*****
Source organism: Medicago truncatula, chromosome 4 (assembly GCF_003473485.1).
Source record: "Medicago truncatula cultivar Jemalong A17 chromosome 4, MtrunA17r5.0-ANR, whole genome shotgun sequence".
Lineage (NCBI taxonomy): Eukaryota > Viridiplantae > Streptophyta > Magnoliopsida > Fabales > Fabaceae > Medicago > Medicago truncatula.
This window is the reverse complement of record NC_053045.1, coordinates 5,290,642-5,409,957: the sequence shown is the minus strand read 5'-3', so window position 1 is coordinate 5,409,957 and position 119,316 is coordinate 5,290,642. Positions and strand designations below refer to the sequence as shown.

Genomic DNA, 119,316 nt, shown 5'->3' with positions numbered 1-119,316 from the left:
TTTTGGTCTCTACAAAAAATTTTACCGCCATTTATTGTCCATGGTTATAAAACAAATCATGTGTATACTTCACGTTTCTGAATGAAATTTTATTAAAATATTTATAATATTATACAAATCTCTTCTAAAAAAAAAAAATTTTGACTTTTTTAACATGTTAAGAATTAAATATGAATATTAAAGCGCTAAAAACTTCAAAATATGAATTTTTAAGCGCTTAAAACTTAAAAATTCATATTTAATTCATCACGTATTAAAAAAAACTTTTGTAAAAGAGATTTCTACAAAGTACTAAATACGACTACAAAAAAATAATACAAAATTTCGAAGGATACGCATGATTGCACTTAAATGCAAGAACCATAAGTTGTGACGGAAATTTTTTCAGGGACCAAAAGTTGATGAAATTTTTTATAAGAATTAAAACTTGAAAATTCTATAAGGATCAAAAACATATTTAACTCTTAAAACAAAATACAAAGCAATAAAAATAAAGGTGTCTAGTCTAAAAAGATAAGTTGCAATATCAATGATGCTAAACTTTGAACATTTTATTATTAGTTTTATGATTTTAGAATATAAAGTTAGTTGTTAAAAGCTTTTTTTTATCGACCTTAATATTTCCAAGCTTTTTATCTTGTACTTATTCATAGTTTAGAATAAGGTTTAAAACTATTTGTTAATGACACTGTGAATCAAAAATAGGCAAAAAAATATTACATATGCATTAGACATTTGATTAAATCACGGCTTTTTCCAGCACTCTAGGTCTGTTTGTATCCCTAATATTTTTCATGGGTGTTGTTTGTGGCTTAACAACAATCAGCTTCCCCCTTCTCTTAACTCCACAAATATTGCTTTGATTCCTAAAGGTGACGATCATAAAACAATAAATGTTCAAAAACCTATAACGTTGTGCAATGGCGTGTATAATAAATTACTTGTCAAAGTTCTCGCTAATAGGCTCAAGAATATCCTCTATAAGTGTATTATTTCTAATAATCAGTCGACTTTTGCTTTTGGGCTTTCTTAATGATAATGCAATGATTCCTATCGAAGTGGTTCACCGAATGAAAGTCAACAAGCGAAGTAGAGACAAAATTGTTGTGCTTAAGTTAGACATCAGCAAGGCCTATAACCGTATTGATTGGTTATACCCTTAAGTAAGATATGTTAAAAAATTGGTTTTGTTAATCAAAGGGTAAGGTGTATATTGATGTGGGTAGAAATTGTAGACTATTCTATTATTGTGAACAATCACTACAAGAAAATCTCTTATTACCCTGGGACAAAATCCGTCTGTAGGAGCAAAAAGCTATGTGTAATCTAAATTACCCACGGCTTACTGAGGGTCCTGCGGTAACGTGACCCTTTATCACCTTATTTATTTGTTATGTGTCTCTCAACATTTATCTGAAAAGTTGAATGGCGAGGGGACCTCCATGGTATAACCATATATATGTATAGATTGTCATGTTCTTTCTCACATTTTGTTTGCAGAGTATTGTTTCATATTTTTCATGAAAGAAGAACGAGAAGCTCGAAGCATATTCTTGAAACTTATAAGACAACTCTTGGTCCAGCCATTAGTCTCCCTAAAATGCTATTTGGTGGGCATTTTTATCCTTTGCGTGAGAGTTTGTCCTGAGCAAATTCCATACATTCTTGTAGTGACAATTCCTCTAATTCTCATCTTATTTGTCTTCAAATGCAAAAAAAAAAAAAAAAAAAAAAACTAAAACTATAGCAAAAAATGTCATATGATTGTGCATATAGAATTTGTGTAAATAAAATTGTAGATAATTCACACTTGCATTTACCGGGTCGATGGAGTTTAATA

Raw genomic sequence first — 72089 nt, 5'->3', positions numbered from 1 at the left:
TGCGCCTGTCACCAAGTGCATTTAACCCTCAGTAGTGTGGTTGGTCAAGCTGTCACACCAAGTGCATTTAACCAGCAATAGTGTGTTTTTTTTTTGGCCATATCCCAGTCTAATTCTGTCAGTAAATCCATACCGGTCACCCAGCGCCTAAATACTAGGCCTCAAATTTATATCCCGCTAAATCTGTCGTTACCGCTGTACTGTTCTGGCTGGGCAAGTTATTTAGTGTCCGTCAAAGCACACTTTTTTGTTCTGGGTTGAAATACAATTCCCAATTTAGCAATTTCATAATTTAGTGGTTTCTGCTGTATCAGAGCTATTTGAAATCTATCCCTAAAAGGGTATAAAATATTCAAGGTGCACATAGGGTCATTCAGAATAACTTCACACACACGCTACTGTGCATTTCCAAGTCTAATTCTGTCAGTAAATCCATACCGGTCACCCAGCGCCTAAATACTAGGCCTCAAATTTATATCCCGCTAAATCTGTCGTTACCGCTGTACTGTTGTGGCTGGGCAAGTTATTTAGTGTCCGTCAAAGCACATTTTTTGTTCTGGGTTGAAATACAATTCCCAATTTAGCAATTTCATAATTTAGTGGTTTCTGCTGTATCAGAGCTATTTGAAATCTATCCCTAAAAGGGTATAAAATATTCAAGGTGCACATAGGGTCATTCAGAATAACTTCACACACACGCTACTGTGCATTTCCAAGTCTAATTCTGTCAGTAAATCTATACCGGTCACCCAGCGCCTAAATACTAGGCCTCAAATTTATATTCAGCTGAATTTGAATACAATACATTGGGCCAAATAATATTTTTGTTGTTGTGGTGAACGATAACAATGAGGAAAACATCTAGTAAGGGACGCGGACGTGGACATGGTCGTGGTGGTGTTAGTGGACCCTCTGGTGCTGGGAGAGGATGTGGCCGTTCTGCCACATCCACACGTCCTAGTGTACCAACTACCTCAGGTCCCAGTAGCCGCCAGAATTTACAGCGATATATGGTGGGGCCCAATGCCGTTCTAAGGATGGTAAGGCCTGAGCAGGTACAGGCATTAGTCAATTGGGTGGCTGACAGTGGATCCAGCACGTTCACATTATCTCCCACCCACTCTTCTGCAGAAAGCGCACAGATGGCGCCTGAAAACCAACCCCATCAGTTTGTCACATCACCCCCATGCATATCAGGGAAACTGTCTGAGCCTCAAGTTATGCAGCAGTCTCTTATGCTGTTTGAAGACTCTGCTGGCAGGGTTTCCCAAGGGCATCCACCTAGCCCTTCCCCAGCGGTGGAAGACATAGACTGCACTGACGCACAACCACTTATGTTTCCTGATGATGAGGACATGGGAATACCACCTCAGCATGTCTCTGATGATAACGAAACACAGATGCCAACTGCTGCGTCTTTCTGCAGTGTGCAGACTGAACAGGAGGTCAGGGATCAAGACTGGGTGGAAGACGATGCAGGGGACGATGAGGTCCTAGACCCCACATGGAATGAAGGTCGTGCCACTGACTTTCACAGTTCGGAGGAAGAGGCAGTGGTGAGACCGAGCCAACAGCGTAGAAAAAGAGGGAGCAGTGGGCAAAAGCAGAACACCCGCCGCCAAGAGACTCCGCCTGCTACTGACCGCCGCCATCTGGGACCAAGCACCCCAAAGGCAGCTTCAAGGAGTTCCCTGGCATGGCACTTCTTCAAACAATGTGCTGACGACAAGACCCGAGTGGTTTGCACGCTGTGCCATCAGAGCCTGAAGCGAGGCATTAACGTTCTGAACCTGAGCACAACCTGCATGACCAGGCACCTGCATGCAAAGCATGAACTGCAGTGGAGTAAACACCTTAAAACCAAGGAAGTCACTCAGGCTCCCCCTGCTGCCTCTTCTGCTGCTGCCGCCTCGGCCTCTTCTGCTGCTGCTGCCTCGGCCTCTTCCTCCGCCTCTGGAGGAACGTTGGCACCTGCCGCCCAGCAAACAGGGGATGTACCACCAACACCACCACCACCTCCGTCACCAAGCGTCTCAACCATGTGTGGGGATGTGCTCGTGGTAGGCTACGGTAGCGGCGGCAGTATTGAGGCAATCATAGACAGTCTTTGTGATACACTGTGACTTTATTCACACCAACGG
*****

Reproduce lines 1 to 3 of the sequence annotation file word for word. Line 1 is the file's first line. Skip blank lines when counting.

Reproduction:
Source organism: Medicago truncatula, chromosome 4 (assembly GCF_003473485.1).
Source record: "Medicago truncatula cultivar Jemalong A17 chromosome 4, MtrunA17r5.0-ANR, whole genome shotgun sequence".
Lineage (NCBI taxonomy): Eukaryota > Viridiplantae > Streptophyta > Magnoliopsida > Fabales > Fabaceae > Medicago > Medicago truncatula.